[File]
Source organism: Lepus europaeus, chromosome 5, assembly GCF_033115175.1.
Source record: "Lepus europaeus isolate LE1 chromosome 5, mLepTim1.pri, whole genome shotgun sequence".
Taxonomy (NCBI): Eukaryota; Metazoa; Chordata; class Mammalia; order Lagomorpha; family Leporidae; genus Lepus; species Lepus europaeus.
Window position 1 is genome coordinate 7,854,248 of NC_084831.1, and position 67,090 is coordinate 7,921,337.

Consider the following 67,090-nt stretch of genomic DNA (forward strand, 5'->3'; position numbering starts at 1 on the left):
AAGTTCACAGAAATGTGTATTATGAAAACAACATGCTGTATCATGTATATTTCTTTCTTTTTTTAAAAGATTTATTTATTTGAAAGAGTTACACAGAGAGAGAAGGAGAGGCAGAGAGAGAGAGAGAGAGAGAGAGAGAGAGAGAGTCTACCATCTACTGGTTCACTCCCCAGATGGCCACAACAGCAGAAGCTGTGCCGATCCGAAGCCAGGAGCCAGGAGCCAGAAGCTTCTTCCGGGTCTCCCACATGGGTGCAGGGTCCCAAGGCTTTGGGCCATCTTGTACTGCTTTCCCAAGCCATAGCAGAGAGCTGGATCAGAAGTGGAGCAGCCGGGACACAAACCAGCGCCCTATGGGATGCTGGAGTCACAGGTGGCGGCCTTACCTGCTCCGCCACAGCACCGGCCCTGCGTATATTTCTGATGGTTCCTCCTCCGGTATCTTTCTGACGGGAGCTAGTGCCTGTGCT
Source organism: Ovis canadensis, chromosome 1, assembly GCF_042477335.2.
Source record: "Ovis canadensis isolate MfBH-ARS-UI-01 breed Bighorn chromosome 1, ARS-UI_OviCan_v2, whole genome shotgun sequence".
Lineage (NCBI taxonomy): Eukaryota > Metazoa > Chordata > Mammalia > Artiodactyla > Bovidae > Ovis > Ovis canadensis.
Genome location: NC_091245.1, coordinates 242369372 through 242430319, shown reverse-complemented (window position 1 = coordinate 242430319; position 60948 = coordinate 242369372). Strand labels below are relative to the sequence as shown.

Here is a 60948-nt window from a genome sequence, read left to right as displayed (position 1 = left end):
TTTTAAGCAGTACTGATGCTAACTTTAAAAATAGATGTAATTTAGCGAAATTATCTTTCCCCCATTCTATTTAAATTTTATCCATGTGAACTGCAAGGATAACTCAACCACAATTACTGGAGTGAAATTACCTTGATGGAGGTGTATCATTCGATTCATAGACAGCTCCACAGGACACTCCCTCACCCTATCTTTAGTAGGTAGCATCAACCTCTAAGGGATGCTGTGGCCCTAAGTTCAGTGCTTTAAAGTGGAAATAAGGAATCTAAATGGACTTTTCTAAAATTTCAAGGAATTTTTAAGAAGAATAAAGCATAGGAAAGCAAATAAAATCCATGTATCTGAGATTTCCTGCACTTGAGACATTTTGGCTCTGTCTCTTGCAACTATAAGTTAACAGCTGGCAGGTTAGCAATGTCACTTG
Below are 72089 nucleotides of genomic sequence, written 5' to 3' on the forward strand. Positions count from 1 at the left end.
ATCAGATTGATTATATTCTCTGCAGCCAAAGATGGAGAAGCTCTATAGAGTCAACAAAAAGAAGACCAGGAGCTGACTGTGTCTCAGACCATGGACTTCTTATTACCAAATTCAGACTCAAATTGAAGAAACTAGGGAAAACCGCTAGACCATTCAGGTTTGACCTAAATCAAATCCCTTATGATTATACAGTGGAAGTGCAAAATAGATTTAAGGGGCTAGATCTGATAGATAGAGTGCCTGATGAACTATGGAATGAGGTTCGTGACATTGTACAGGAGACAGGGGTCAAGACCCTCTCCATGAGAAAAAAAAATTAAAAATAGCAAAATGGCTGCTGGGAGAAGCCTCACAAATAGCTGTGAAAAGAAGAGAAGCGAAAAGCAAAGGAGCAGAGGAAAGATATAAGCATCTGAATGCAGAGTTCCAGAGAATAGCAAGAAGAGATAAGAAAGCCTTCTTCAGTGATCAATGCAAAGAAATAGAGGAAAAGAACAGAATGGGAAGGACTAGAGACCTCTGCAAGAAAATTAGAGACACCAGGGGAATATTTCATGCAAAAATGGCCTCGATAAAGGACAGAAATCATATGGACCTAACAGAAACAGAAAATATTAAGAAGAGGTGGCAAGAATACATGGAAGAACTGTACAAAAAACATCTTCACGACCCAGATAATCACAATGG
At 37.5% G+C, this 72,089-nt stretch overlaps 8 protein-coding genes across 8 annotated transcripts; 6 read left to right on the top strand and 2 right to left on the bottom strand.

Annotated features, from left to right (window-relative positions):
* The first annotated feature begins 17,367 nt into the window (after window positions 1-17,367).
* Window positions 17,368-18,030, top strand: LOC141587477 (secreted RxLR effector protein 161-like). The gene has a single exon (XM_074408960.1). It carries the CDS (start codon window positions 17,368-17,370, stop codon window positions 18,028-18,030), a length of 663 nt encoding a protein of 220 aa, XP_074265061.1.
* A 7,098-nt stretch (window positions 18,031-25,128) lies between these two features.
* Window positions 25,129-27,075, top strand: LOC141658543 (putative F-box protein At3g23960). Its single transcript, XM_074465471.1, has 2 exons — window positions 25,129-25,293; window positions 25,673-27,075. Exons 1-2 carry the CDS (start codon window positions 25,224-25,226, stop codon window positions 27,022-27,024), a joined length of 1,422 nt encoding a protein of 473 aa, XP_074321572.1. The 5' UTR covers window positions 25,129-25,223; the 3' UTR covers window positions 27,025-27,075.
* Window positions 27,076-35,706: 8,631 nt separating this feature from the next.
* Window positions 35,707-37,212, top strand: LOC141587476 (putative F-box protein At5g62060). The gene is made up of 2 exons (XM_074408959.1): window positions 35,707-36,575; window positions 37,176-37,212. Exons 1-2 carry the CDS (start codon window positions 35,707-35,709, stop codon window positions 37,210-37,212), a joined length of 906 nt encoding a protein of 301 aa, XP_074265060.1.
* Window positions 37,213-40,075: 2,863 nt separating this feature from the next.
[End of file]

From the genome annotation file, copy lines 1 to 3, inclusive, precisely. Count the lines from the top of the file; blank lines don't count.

Source organism: Lepus europaeus, chromosome 5, assembly GCF_033115175.1.
Source record: "Lepus europaeus isolate LE1 chromosome 5, mLepTim1.pri, whole genome shotgun sequence".
Taxonomy (NCBI): Eukaryota; Metazoa; Chordata; class Mammalia; order Lagomorpha; family Leporidae; genus Lepus; species Lepus europaeus.